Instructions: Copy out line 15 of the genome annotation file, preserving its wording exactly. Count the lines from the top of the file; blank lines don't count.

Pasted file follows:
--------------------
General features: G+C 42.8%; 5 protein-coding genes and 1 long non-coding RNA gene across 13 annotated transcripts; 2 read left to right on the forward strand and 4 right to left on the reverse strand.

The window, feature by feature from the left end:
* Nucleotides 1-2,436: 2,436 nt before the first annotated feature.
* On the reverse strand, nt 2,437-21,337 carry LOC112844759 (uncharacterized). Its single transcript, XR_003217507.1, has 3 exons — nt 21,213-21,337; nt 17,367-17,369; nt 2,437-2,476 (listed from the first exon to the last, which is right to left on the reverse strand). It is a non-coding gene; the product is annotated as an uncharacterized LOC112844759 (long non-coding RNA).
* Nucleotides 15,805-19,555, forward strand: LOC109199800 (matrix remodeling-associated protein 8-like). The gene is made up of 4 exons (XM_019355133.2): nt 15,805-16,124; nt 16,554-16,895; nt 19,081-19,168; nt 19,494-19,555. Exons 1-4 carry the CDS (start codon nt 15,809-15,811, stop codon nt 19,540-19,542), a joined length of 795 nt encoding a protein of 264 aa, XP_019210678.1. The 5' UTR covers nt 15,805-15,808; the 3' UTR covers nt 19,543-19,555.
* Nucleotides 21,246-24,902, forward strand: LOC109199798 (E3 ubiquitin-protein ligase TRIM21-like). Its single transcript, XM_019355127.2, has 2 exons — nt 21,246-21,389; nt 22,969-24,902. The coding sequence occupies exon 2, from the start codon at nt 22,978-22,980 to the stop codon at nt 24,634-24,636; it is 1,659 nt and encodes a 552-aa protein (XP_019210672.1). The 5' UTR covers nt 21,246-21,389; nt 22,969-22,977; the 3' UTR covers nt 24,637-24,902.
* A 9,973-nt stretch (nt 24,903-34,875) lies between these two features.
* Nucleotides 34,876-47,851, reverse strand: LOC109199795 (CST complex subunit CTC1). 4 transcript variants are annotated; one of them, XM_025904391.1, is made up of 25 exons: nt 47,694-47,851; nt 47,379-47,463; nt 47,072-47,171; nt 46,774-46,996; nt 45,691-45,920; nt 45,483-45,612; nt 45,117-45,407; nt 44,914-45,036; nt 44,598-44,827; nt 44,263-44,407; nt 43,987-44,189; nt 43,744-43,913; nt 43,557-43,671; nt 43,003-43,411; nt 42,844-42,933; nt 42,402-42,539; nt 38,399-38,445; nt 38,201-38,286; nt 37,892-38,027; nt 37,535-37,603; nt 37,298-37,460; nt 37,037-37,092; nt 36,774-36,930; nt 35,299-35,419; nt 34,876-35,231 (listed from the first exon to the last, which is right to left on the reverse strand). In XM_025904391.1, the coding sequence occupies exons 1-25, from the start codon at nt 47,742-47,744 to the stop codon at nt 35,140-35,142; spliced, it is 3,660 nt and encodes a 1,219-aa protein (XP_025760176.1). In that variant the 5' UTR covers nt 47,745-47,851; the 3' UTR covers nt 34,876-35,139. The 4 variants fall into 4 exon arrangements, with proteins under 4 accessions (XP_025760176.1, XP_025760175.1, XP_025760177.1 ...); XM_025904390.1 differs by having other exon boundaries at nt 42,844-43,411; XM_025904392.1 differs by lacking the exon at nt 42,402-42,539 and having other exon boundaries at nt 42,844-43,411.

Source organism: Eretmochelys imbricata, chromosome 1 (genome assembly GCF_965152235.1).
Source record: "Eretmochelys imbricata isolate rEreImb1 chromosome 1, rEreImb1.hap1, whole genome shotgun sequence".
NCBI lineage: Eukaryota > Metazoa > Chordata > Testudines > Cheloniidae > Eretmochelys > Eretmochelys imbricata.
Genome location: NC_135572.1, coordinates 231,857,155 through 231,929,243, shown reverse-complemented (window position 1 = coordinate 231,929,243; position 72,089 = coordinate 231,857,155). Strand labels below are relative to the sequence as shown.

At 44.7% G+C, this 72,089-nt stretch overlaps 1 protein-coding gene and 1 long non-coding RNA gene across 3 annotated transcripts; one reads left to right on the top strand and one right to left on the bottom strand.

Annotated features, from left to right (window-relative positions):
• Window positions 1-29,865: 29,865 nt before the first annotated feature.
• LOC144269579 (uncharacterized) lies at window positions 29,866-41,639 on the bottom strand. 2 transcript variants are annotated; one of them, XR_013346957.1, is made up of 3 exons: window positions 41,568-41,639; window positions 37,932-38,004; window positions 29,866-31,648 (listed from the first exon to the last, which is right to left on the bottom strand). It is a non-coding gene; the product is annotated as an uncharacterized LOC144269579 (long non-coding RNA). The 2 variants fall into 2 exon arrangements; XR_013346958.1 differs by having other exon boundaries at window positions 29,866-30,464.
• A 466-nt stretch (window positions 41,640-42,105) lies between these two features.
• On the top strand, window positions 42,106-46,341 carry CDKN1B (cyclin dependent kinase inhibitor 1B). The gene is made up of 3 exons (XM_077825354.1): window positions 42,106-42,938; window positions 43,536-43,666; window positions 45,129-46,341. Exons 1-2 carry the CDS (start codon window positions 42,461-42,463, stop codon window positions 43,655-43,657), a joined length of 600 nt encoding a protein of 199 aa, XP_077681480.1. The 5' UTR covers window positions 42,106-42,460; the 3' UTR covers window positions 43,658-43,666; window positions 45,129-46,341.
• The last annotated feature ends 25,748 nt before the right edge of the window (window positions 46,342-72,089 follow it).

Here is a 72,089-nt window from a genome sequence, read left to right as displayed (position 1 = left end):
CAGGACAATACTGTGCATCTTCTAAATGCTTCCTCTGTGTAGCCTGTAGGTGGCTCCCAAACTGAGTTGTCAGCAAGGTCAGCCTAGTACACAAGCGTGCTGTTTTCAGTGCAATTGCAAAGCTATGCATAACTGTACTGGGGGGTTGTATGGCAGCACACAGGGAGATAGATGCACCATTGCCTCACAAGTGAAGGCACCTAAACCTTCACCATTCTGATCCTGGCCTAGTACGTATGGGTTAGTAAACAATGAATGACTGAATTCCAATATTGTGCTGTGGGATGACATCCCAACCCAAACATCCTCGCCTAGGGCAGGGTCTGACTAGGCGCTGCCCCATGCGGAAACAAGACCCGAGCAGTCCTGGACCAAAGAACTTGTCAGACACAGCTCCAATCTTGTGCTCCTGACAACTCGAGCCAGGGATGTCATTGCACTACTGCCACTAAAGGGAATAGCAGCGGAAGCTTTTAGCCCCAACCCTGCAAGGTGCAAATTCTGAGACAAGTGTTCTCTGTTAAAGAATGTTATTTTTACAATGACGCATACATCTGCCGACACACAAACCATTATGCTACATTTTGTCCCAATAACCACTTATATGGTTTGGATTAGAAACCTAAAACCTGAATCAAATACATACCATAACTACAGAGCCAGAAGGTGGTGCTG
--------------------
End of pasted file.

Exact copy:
• Window positions 1-29,865: 29,865 nt before the first annotated feature.